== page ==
Ebola virus outbreaks have presented major public health problems for sub-Saharan Africa for more than four decades. The single largest epidemic ever recorded occurred in Liberia, Sierra Leone, and Guinea and eventual spread to Nigeria, Mali, and Senegal between 2013 and 2016. Facing Darkness is an account of a faith-based health organization sponsored by Franklin Graham’s Samaritan’s Purse that participated in the care of Liberia’s Ebola victims and the story of two Americans healthcare workers who contracted this deadly disease.
The film’s sobering introduction has a young Liberian man Dgembo recounting the seventeen members of his family claimed by Ebola. We next hear from some of the healthcare team themselves: Dr. Keith Brantly and his wife Amber, Drs. Ed Carns, Linda Mobula, and Lance Plyler, Kendell Kauffeldt, Liberian Country Director and his wife Bev, and Dave and Nancy Writebol. Many of these personnel had already been in Liberia before the Ebola epidemic and, as the film demonstrates, needed a great deal of preparation to deal with its consequences. Ebola has a high case-fatality ratio, and, more importantly, lacks approved drugs for treatment or prevention. The local population distrusted the government and the standard medical care provided by hospitals and physicians, further hampering efforts to control Ebola’s spread. Since Ebola is transmitted by personal contact, trying to prevent families from touching infected loved ones was yet another obstacle to disease control. The magnitude of the epidemic was not adequately appreciated by the international community so the needed large-scale response was not readily forthcoming.
The film’s entire focus shifts when Dr. Brantly falls ill. His initial symptoms were vague, not unusual for the early presentation of this disease. A few days later, Kent tests positive for Ebola as does missionary nurse Nancy Writebol. Questions and concerns quickly arise from the remaining staff about how the doctor, in spite of taking extraordinary biohazard precautions, became infected. The news about these two cases spreads and Samaritan’s Purse director Franklin Graham is faced with the challenge of getting these sick individuals back to the United States for supportive therapy. A major snag in patient transport was the difficulty in finding aircraft with containment chambers. Even when such an air transporter was located, there was public outcry against bringing Ebola patients to the United States.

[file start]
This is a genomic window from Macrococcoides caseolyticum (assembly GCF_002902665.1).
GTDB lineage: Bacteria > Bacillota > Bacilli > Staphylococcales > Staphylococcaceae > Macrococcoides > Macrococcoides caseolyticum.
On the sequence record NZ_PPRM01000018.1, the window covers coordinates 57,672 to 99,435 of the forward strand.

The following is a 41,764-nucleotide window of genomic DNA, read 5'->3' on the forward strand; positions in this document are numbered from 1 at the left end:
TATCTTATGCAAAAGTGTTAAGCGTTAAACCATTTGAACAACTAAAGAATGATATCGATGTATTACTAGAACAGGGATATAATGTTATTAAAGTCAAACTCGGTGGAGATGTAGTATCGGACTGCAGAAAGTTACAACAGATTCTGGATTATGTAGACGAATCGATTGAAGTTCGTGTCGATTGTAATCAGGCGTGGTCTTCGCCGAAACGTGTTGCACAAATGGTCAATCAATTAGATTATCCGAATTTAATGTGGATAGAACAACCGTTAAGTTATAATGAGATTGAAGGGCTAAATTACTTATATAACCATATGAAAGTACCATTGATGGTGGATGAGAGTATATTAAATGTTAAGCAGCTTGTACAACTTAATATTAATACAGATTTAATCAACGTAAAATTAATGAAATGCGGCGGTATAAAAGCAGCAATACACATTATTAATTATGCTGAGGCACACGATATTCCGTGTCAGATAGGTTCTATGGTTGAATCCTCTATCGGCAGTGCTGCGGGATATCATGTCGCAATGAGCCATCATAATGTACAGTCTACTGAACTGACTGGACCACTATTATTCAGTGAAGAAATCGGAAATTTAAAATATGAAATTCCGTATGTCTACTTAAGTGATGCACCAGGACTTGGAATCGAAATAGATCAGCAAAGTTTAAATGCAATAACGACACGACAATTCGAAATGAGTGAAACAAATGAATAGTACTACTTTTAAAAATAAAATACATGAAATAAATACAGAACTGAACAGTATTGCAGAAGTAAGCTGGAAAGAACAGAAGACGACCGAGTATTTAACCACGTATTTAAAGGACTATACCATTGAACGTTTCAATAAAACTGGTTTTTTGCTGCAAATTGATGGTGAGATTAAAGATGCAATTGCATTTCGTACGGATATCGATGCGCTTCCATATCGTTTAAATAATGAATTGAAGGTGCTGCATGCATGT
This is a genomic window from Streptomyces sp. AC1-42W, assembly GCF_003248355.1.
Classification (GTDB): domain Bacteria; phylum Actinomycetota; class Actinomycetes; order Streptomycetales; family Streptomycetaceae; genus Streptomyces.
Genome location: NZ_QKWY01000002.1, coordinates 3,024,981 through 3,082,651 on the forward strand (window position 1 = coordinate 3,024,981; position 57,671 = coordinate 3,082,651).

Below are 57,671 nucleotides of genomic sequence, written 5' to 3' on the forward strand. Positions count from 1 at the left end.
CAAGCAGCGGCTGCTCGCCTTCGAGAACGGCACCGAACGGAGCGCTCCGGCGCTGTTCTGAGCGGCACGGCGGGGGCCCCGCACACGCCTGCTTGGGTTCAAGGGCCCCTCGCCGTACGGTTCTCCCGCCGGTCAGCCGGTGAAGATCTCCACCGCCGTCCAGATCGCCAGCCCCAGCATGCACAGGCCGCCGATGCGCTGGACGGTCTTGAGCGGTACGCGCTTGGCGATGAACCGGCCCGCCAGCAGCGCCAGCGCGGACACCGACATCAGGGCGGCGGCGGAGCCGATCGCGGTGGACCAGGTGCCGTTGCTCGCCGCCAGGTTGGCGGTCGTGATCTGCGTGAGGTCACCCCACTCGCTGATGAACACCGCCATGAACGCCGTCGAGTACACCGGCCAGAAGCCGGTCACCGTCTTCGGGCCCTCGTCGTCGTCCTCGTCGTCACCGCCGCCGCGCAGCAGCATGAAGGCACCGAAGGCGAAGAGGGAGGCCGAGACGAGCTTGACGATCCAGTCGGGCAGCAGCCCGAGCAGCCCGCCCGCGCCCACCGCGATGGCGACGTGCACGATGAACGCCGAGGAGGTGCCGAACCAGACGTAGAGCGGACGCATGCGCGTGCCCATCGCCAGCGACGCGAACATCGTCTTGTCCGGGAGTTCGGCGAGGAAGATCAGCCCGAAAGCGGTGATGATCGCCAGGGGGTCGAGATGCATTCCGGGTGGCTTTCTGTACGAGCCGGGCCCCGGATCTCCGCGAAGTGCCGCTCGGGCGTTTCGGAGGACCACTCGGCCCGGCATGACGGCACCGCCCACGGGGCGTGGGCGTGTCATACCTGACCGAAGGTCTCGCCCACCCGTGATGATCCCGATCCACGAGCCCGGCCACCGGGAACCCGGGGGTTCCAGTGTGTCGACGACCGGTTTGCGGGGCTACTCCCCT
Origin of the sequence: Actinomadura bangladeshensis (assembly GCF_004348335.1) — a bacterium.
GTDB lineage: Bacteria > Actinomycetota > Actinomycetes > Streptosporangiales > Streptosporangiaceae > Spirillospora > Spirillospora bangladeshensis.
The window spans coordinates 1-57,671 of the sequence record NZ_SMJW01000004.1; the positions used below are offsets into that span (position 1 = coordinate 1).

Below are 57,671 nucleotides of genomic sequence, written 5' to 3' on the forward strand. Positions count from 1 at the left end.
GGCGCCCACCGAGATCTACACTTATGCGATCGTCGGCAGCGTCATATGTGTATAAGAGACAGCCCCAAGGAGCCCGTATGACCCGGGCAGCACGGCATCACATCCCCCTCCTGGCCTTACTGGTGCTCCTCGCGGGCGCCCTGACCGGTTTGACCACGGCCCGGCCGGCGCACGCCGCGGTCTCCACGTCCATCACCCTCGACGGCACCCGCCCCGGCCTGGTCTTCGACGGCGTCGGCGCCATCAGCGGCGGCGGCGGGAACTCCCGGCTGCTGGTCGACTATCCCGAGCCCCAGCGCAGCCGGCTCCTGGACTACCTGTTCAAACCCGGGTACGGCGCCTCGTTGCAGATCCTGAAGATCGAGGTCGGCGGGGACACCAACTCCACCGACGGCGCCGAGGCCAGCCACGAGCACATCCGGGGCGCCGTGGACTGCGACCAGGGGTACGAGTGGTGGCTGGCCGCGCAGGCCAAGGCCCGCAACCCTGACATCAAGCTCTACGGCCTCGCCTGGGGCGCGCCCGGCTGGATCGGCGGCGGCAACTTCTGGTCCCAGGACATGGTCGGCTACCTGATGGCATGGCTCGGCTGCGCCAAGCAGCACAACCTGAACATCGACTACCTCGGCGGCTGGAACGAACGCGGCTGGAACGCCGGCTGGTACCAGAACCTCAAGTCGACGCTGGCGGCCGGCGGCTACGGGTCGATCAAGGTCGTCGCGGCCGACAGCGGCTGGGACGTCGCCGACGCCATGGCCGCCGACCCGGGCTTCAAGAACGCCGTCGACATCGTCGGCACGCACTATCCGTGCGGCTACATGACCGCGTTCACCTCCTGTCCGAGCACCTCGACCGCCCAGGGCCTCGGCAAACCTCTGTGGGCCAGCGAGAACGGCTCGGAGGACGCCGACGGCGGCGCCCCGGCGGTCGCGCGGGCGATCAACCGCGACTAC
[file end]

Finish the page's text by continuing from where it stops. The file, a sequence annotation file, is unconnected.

The lack of specific antiviral treatment was still a major obstacle until the experimental ZMAPP serum was located in Sierra Leone. With only a small amount of this antibody-laden serum available in the world, a critical decision had to be made as to whether Kent or Nancy would be the first to be treated. That decision was made for the healthcare team as Kent’s condition deteriorated and it became obvious that without any treatment he would die. The tension surrounding everything that followed is the stuff of which not only great documentaries are made but also of how extraordinary human-interest stories are told.
What makes Facing Darkness a film extremely worth watching is not just the medical miracles that it presents but what the power of the human spirit bolstered by profound faith can accomplish. To the credit of the creative team, since this film was produced by Samaritan’s Purse, viewers are not endlessly hammered with evangelical messages. Arthur Rasco’s cinematography and script present a true story that will not be easily forgotten. This film had a limited Fathom Events screening in March 2017. Facing Darkness will become available on DVD and VOD on July 25, 2017
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